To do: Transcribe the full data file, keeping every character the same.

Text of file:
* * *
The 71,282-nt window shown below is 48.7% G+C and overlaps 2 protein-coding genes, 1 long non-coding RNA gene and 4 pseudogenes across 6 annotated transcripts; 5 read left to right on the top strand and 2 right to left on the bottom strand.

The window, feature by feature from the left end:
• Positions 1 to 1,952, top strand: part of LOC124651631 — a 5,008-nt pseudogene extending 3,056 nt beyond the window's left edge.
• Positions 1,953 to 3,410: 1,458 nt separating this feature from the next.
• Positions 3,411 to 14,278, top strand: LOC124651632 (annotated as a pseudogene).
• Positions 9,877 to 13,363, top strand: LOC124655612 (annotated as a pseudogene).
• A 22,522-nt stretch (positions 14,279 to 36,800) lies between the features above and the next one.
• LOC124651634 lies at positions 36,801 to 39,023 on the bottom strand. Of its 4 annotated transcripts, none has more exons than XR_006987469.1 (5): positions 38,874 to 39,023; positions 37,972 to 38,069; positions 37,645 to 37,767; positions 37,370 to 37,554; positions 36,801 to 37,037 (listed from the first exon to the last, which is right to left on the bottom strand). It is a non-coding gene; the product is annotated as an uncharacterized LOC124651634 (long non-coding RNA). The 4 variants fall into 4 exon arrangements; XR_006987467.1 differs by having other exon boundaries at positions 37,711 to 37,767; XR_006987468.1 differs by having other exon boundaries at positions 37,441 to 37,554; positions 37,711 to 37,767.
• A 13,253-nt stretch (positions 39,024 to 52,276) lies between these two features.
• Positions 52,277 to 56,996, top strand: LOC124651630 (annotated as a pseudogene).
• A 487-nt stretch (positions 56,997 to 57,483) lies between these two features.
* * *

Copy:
The 71,282-nt window shown below is 48.7% G+C and overlaps 2 protein-coding genes, 1 long non-coding RNA gene and 4 pseudogenes across 6 annotated transcripts; 5 read left to right on the top strand and 2 right to left on the bottom strand.

The window, feature by feature from the left end:
• Positions 1 to 1,952, top strand: part of LOC124651631 — a 5,008-nt pseudogene extending 3,056 nt beyond the window's left edge.
• Positions 1,953 to 3,410: 1,458 nt separating this feature from the next.
• Positions 3,411 to 14,278, top strand: LOC124651632 (annotated as a pseudogene).
• Positions 9,877 to 13,363, top strand: LOC124655612 (annotated as a pseudogene).
• A 22,522-nt stretch (positions 14,279 to 36,800) lies between the features above and the next one.
• LOC124651634 lies at positions 36,801 to 39,023 on the bottom strand. Of its 4 annotated transcripts, none has more exons than XR_006987469.1 (5): positions 38,874 to 39,023; positions 37,972 to 38,069; positions 37,645 to 37,767; positions 37,370 to 37,554; positions 36,801 to 37,037 (listed from the first exon to the last, which is right to left on the bottom strand). It is a non-coding gene; the product is annotated as an uncharacterized LOC124651634 (long non-coding RNA). The 4 variants fall into 4 exon arrangements; XR_006987467.1 differs by having other exon boundaries at positions 37,711 to 37,767; XR_006987468.1 differs by having other exon boundaries at positions 37,441 to 37,554; positions 37,711 to 37,767.
• A 13,253-nt stretch (positions 39,024 to 52,276) lies between these two features.
• Positions 52,277 to 56,996, top strand: LOC124651630 (annotated as a pseudogene).
• A 487-nt stretch (positions 56,997 to 57,483) lies between these two features.